“The winner ain’t the one with the fastest car, it’s the one who refuses to lose” (Dale Earnhardt)
Friday has finally arrived, and here in south central PA at Team GDW, our local meteorologists have been throwing out words such as ‘heatwave’ and ‘unseasonably high temps’ for this entire weekend. And while this is, for many, the perfect excuse to relax outdoors, crank up the grille, and enjoy some freshly cooked steaks or corn from your own patio or deck, as always, we’ve got something MUCH HOTTER than plain ole 90 degree weather to share with you today.
After weeks of dropping online teasers, emerging Hamilton, ON alt-country band, The Redhill Valleys, officially release their latest single, “Finish Line,” today, offering a high-octane, stock car inspired number guaranteed to get your pulse racing. Whether you are looking for high-speed racing, or here to find something a little racy, you have tuned in to the right channel, as The Redhill Valleys provide this highly explosive single that cannot fail to get your blood pumping with their tire-squealing, gas-pedal-to-the-boards, need-for-speed.
“If you ain’t first, you’re last” (Ricky Bobby, “Talladega Nights”)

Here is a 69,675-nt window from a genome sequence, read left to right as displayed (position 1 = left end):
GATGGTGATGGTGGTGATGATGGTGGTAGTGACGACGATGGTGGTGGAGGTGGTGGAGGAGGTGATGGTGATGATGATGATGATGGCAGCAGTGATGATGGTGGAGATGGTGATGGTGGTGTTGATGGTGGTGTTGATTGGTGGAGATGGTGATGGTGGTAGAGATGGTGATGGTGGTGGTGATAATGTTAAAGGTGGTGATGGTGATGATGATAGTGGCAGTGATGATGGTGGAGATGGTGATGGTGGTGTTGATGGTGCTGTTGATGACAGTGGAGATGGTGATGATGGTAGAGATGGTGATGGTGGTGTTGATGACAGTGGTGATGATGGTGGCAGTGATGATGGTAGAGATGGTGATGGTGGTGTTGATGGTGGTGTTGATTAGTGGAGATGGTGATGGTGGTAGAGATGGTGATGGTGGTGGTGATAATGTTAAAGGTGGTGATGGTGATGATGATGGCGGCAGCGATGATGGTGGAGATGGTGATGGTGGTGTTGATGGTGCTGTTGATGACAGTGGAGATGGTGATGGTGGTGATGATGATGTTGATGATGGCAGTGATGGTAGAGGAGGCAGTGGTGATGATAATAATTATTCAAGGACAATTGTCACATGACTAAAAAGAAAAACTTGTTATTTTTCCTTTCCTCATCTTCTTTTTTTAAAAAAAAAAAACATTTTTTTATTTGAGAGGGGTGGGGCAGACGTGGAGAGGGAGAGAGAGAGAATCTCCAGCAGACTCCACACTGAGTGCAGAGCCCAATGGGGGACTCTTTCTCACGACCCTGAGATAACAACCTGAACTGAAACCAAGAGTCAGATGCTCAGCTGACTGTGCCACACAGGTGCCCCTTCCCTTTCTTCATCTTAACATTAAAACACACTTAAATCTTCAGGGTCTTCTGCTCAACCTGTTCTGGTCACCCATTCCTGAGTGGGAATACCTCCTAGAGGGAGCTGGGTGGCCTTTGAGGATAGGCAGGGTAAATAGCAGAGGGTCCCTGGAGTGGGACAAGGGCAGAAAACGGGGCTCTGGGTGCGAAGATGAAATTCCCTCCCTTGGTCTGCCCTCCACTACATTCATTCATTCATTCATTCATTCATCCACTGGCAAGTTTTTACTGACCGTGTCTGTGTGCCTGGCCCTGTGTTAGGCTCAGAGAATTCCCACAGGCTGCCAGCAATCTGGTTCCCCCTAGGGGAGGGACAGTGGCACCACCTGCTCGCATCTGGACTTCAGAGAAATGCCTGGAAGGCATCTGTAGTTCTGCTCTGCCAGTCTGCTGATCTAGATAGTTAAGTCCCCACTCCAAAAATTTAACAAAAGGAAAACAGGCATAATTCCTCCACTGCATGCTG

Comprised of Tim Allard (lead guitar/vocals), Danielle Beaudin (guitar/vocals), Chelsea McWilliams (bass/vocals) and Matt Soliveri (drums), The Redhill Valleys emerged from between the rugged northern landscapes and the resilient blue-collar roots of Ontario’s Steel City, finding an undeniable chemistry and shared passion for timeless rock and roll music. Citing popular artists such as Neil Young, Lucinda Williams, The Band, and Tom Petty and the Heartbreakers as their musical influences, this Hamilton band also contributed their own unique interpretation of “Love Is A Long Road” for the “Canada Covers Tom Petty compilation album in 2018. With their “not quite rock, not quite country” persona, this is a band who offer a truly unique sound as they combine both genres into their own brand of raw, bluesy, sassy, alt-country. In short, this is a band we’ve been itching to cover for a while now.